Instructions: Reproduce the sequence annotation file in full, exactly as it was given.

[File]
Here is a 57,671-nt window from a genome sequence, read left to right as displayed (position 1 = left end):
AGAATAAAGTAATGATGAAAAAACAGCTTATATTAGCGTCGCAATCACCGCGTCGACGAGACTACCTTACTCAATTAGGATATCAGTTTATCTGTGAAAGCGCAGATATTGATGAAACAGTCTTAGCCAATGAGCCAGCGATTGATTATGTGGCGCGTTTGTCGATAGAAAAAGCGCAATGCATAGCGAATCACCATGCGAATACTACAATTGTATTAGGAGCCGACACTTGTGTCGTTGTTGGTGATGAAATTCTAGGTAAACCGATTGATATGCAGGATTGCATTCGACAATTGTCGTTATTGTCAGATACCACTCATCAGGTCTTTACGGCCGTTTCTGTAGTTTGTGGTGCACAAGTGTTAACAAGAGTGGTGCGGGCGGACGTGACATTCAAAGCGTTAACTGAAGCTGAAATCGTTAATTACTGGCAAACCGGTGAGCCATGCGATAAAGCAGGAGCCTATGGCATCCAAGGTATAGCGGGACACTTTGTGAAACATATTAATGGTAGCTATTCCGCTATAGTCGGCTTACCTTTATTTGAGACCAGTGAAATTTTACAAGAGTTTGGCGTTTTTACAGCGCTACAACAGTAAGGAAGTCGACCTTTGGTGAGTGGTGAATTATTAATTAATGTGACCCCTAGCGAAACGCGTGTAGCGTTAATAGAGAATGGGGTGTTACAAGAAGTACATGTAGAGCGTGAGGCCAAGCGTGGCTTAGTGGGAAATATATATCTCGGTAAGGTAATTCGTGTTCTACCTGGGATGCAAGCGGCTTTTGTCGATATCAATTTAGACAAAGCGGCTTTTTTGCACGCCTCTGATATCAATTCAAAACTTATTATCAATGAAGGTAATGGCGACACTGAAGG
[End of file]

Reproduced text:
Here is a 57,671-nt window from a genome sequence, read left to right as displayed (position 1 = left end):
AGAATAAAGTAATGATGAAAAAACAGCTTATATTAGCGTCGCAATCACCGCGTCGACGAGACTACCTTACTCAATTAGGATATCAGTTTATCTGTGAAAGCGCAGATATTGATGAAACAGTCTTAGCCAATGAGCCAGCGATTGATTATGTGGCGCGTTTGTCGATAGAAAAAGCGCAATGCATAGCGAATCACCATGCGAATACTACAATTGTATTAGGAGCCGACACTTGTGTCGTTGTTGGTGATGAAATTCTAGGTAAACCGATTGATATGCAGGATTGCATTCGACAATTGTCGTTATTGTCAGATACCACTCATCAGGTCTTTACGGCCGTTTCTGTAGTTTGTGGTGCACAAGTGTTAACAAGAGTGGTGCGGGCGGACGTGACATTCAAAGCGTTAACTGAAGCTGAAATCGTTAATTACTGGCAAACCGGTGAGCCATGCGATAAAGCAGGAGCCTATGGCATCCAAGGTATAGCGGGACACTTTGTGAAACATATTAATGGTAGCTATTCCGCTATAGTCGGCTTACCTTTATTTGAGACCAGTGAAATTTTACAAGAGTTTGGCGTTTTTACAGCGCTACAACAGTAAGGAAGTCGACCTTTGGTGAGTGGTGAATTATTAATTAATGTGACCCCTAGCGAAACGCGTGTAGCGTTAATAGAGAATGGGGTGTTACAAGAAGTACATGTAGAGCGTGAGGCCAAGCGTGGCTTAGTGGGAAATATATATCTCGGTAAGGTAATTCGTGTTCTACCTGGGATGCAAGCGGCTTTTGTCGATATCAATTTAGACAAAGCGGCTTTTTTGCACGCCTCTGATATCAATTCAAAACTTATTATCAATGAAGGTAATGGCGACACTGAAGG